Tag Archives: Hypertension
Joseph S. Alpert

How Can We Improve the Management of Patients with Hypertension?

Hypertension continues to be a major health problem in the United States, affecting more than 76 million US citizens. Despite marked improvement in detection and therapy of patients with hypertension over recent decades, substantial morbidity and mortality still occur, especially in the Southeastern United States. Hypertension detection programs are common throughout the country and can […]

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Unmasking a Hidden Cause of Persistent Facial Ulceration: The Relevancy of a Neurologic Examination

Upon presentation, the patient was afebrile and hypertensive to 199/81 mm Hg. Physical examination revealed prominent tender left-sided preauricular and submandibular lymphadenopathy and a linear crusted ulcer with jagged edges extending from the inferior aspect of the medial left eyebrow to the left nasolabial fold (Figure 1). Neurologic examination was notable for left-sided ptosis and miosis, […]

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Recurrent Syncope: An Unusual Complication of Hypertensive Heart Disease

To the Editor: Syncope accompanied by outflow tract obstruction most commonly is associated with obstructive forms of hypertrophic cardiomyopathy. Outflow tract obstruction also may be seen in select diseases that cause ventricular hypertrophy, including aortic valve replacement for aortic valve stenosis, myocardial infarction, and pheochromocytoma. Initially described by Brock, there have been several reports of hypertension implicated […]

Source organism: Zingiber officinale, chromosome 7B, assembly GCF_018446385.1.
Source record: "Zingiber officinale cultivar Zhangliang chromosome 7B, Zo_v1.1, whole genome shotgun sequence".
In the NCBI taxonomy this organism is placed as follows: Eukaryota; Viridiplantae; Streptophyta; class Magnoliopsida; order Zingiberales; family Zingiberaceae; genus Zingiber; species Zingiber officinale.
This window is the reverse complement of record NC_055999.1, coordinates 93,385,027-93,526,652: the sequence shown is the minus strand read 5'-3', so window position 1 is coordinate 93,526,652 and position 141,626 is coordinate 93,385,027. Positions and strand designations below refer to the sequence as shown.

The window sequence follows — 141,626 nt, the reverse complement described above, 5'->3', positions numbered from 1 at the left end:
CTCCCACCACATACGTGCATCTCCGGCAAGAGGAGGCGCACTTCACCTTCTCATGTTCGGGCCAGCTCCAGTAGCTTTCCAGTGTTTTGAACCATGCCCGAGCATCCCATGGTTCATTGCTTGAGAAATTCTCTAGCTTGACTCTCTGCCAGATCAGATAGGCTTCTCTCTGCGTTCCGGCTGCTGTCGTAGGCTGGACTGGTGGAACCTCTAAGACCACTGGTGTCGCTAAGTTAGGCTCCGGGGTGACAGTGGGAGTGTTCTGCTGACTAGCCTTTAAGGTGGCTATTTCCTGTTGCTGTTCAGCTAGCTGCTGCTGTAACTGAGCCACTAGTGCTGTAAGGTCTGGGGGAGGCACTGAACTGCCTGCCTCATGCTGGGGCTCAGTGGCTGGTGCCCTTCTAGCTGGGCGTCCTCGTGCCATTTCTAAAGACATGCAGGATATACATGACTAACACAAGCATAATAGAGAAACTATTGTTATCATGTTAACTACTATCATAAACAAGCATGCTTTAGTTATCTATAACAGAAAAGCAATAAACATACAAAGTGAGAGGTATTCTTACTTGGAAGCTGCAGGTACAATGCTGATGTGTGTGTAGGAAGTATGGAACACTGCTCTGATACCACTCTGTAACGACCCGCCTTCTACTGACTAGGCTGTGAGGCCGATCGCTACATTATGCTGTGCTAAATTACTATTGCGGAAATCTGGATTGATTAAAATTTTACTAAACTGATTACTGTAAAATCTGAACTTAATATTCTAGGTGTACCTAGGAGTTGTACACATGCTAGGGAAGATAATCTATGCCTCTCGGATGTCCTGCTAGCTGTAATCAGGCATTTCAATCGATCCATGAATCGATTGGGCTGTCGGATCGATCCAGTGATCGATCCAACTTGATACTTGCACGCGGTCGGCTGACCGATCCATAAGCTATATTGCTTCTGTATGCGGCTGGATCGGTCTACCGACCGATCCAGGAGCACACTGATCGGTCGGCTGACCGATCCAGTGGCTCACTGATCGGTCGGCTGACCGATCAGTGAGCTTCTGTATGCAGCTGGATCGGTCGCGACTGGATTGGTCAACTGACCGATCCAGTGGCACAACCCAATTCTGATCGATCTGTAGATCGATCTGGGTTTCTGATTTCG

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Cardiac Myeloid Sarcoma: Multimodality Radiologic Imaging Features and Pathologic Correlation

A 69-year-old man presented to our hospital with shortness of breath and cough. He had a history of essential hypertension but no known significant cardiovascular or pulmonary disease. Almost 1 year before the patient was diagnosed with acute myeloid leukemia with detectable mutations of the nucleophosmin 1 (NPM1) and FLT3 internal tandem duplication (FLT3-ITD) gene. […]

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A Diagnosis at Hand: Pulmonary Arterial Hypertension

A classic physical examination finding pointed to underlying disease in a 43-year-old Hispanic woman. On presenting to the Emergency Department, she reported progressive shortness of breath, fatigue, and chest pressure. One month earlier, she could exercise without limitation. However, in the ensuing interval, she developed increasing dyspnea and constant, nonexertional, left-sided chest pressure. A review […]

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